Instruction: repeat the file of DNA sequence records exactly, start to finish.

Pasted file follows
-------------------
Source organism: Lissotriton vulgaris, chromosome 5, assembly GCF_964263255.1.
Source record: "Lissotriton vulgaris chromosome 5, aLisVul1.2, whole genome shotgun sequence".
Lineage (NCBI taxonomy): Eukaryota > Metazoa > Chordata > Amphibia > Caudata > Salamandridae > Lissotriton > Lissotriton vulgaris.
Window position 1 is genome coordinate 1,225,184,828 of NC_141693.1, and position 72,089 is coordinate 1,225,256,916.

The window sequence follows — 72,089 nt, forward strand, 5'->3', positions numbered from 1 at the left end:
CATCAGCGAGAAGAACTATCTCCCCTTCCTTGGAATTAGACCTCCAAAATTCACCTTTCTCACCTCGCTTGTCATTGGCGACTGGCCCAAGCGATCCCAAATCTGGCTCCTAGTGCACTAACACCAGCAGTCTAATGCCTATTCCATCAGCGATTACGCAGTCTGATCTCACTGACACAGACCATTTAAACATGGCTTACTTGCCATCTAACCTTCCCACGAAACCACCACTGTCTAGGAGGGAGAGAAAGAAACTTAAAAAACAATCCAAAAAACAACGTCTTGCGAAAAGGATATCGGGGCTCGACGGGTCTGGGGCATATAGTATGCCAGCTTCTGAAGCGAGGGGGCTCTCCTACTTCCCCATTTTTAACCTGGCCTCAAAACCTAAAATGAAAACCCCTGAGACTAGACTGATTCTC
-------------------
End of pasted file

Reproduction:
Source organism: Lissotriton vulgaris, chromosome 5, assembly GCF_964263255.1.
Source record: "Lissotriton vulgaris chromosome 5, aLisVul1.2, whole genome shotgun sequence".
Lineage (NCBI taxonomy): Eukaryota > Metazoa > Chordata > Amphibia > Caudata > Salamandridae > Lissotriton > Lissotriton vulgaris.
Window position 1 is genome coordinate 1,225,184,828 of NC_141693.1, and position 72,089 is coordinate 1,225,256,916.

The window sequence follows — 72,089 nt, forward strand, 5'->3', positions numbered from 1 at the left end:
CATCAGCGAGAAGAACTATCTCCCCTTCCTTGGAATTAGACCTCCAAAATTCACCTTTCTCACCTCGCTTGTCATTGGCGACTGGCCCAAGCGATCCCAAATCTGGCTCCTAGTGCACTAACACCAGCAGTCTAATGCCTATTCCATCAGCGATTACGCAGTCTGATCTCACTGACACAGACCATTTAAACATGGCTTACTTGCCATCTAACCTTCCCACGAAACCACCACTGTCTAGGAGGGAGAGAAAGAAACTTAAAAAACAATCCAAAAAACAACGTCTTGCGAAAAGGATATCGGGGCTCGACGGGTCTGGGGCATATAGTATGCCAGCTTCTGAAGCGAGGGGGCTCTCCTACTTCCCCATTTTTAACCTGGCCTCAAAACCTAAAATGAAAACCCCTGAGACTAGACTGATTCTC